(Rated: 18+)Product Type: Book
Reviewer: Joywitch and her black cat
Review Rated: 18+
Amazon's Price: $ 17.39
Summary of this Book...
I read this book on a recommendation, picking it up from a list of coming-of-age books. While Stephen Chbosky is no Salinger, as the tone of the novel is reminiscent of Catcher in the Rye, we have to give some leeway to all authors who try to emulate or outdo what was done before them. Yet, Chbosky is to be applauded for tackling a few taboo subjects in this novel.
The novel is written in the epistolary style, which is made up of letters to an unknown person, addressed as “Dear Friend,” with each letter ending in, “Love always.” Not only the protagonist Charlie does not want the readers to know who that person is but also, he doesn’t want the “dear friend” to know who Charlie is, and he goes through great lengths to hide this knowledge. I am assuming this trick also helps the author to get away with a few things.
Charlie tells upfront to his “dear friend” that he is both sad and happy at the same time, and that he had two tragedies in his life. The first one was that his friend Michael had just died of suicide and the second one was his Aunt Helen’s passing after a car accident. He frequently repeats throughout the book how his aunt Helen was so good and important to Charlie. From the way he talks, the reader gathers that, as smart and observant Charlie is, there is something lurking behind his words that signals a serious hurt deep down.
As I read the book, I looked to see if any of his family members could be the culprit, but to no avail. Charlie comes from a middle-class family with a good to average parents, an older brother who moves away to college in the beginning of the novel, and a sister who is also going through her own kind of growing-up troubles. So there had to be something more to Charlie’s out-of-the-ordinary being.
As to Charlie’s quirks, he cries very easily and cannot stop, does not actively participate in life or in teen things that most young people do, and talks in a way that sounds weird to other people, as he asks questions that are unnecessary and even uncalled for. In about the beginning to the middle of the book, he has a couple of mental breakdowns and he begins talking to a psychologist, who Charlie thinks is pushing the wrong line of questioning.
What really is behind Charlie’s emotional pain doesn’t come out until the end of the book when he passes out and has to be hospitalized for two months. The ending is a real twist, one totally unexpected, and I guess that caused the popularity of the novel.
The time frame of the story is from when the shy, introverted Charlie is about to start High School to about a year before he graduates. In fact, he mentions his fears of high school and what’s ahead of him in his first letter. During the first year in High school, although he leads a life on the fringes, Charlie somehow manages to make friends with Sam and Patrick, who are a few years ahead of him. Sam is Patrick’s stepsister, and their relationship with Charlie is a very sweet one. Charlie has a crush on Sam, although he says this is real love because he wants Sam to be happy with whoever she chooses. Yet, toward the end of the book, when the opportunity to be with Sam arises, Charlie doesn’t take it, which eventually leads to the surprise ending. During the time when Charlie is friends with Patrick and Sam, he kind of dates Mary Elizabeth, Sam’s friend, but when things don’t go well with her, Charlie is pushed away from the friends’ group. Some time later, he is accepted back in when he defends Patrick in a physical fight.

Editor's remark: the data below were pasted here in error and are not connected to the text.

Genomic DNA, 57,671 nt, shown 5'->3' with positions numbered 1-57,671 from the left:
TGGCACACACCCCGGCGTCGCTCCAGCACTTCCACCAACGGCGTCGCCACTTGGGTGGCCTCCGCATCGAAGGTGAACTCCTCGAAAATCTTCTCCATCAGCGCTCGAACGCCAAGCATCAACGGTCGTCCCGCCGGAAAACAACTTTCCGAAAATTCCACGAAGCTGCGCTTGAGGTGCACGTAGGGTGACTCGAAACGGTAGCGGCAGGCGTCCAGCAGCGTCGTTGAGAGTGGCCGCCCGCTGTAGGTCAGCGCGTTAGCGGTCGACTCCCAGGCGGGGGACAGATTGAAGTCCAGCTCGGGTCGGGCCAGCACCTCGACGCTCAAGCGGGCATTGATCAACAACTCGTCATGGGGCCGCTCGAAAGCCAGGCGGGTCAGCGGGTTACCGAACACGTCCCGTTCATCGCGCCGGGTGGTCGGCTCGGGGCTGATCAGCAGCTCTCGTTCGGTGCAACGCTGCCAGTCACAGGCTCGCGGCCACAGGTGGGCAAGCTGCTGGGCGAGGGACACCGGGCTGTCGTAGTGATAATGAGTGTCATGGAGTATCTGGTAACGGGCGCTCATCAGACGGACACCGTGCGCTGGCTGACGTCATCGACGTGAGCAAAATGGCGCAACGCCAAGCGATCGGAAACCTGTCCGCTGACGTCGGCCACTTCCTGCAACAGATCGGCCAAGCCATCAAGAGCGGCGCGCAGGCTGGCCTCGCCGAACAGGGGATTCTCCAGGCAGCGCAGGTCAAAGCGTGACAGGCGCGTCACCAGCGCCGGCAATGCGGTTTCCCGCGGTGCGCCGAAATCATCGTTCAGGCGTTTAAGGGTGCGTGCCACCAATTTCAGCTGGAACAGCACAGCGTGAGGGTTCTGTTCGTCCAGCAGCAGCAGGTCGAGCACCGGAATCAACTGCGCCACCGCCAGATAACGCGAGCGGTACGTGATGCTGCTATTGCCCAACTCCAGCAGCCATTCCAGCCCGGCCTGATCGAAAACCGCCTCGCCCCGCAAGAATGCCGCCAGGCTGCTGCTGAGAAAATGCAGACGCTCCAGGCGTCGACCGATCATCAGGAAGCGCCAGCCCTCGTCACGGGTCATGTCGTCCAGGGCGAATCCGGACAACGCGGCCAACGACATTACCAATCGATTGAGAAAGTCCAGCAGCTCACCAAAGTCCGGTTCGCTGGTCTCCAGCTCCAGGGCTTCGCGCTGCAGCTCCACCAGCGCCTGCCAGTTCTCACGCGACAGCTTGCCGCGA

Through this entire novel, I thought that Charlie’s real friend was his English teacher, who during his first year of teaching, saw the pain and the capability inside Charlie and tried to help him by giving him books to read, books that could elevate his understanding of life.
Charlie also has a good relationship with his own siblings. They are, on the surface, like all siblings, but throughout the flow of the novel, I got the impression that they really cared about one another, as his brother taught Charlie how to win a physical fight, and his sister cared about him a lot and came to him for help when she needed help with an abortion while she was in an abusive relationship.
Charlie works hard in school and gets good grades and hopes to become the valedictorian when the time comes to graduate, as Sam, Patrick, and Charlie’s sister graduate at the end of the year and each go to a college of their choice.
I can see why this book was banned from some high schools, since it mentions teen fallibilities like drinking, smoking, drugs, abusive sexual relationships.
From here on, do not read if you don’t want to know the ending.
From the two months Charlie is in the hospital, we learn that he was molested by his Aunt Helen, and he had repressed that memory. Since the psychonalytical approach is to bring to surface repressed harmful memories, so the patient can be helped, alongside Charlie we have to assume that he’ll continue his life in a more upbeat, normal fashion.
This type of Book is good for...
Readers who still recall their teenage years.
The author of this Book...
is Stephen Chbosky, novelist, screenwriter, and film director, who published the novel in 1999 and its later movie adaptation in 2012.
I recommend this Book because...
You may like it if you are not too old and are aware of the problems teens go through during the later three or four decades. It is well written, although now and then, it felt as if the story was going around and around without a purpose, but this was only my feeling, and the book is a good one.
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Created Sep 04, 2021 at 1:27pm • Submit your own review...